source code for getch() appear. That makes it thoroughly
off-topic, and only deserving exposure on a newsgroup that
understands that function. This is not it.
But that is not my point. My point is that getch is not a
reserved identifier. This is a valid C point, as far as I know.

Tak-Shing
Sep 22 '06 #33

P: n/a
On Fri, 22 Sep 2006 21:42:09 +0100, Tak-Shing Chan <t.****@gold.ac.uk>
wrote:
Your reading of my reading is erroneous.
Enough. For the moment, I will only kill the thread, in the hope that
you will someday have something useful to say on some other (topical)
subject.

--
Al Balmer
Sun City, AZ
Sep 22 '06 #34

P: n/a
On Fri, 22 Sep 2006 21:42:09 +0100, in comp.lang.c , Tak-Shing Chan
<t.****@gold.ac.ukwrote:
>On Fri, 22 Sep 2006, Mark McIntyre wrote:
>On Fri, 22 Sep 2006 16:20:38 +0100, in comp.lang.c , Tak-Shing Chan
<t.****@gold.ac.ukwrote:
>>>
You are probably not using ``probably'' in sense 1 of OED
(above) which according to my reading means ``I believe that
there is a likelihood but I am not certain that...''

Then your reading of the actual words you quoted was extremely
erroneous. The quote did not say
probably (adv) something someone believes to be true

Your reading of my reading is erroneous.
D'you know what? I'm actually not interested in playing.
>It should have
been ``probably (adv) something someone believes to be plausible
but is not entirely sure''.
But you see, this is NOT the dictionary definition.

--
Mark McIntyre

"Debugging is twice as hard as writing the code in the first place.
Therefore, if you write the code as cleverly as possible, you are,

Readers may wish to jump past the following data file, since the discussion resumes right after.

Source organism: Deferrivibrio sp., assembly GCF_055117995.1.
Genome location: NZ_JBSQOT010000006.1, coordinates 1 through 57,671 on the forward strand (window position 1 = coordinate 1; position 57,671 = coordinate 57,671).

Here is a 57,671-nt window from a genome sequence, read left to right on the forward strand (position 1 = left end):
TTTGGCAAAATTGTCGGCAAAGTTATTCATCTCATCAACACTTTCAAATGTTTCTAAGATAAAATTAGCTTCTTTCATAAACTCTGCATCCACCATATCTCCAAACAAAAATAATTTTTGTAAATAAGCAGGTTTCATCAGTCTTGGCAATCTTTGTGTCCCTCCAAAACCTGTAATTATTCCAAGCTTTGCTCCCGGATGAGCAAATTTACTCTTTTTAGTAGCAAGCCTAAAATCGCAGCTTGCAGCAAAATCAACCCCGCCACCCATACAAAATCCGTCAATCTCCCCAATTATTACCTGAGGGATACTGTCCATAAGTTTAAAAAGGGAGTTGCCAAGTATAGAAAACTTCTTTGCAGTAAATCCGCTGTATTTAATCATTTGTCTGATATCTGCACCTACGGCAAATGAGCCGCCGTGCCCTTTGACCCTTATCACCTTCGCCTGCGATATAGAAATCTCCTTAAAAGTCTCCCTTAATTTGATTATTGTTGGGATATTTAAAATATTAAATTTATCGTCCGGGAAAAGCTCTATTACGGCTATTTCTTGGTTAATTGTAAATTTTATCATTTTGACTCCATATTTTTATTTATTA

by definition, not smart enough to debug it."
--Brian Kernighan
Sep 23 '06 #35

P: n/a
On Fri, 22 Sep 2006 21:47:08 +0100, in comp.lang.c , Tak-Shing Chan
<t.****@gold.ac.ukwrote:
>On Fri, 22 Sep 2006, Mark McIntyre wrote:

According to my understanding of the language, ``I probably
will'' implies ``not sure if I will''.
It most certainly does not.
>I do not know what you are complaining about.
I'm complaining about you continuing to dig when you should have said
"oops" about 20 posts ago.

*threadplonk*
--
Mark McIntyre

"Debugging is twice as hard as writing the code in the first place.
Therefore, if you write the code as cleverly as possible, you are,
by definition, not smart enough to debug it."
--Brian Kernighan
Sep 23 '06 #36

P: n/a
Tak-Shing Chan wrote:
On Fri, 22 Sep 2006, CBFalconer wrote:
>Tak-Shing Chan wrote:
>>>
... snip ...
>>>
And if you have read the entire thread, you will notice that
I am actually on the right newsgroup, because my point here is
that getch is in the user namespace so it would be improper to
summarily dismiss Jacob's post as ``incorrect''.

Nowhere in this thread, as far as I can see, does the standard C
source code for getch() appear. That makes it thoroughly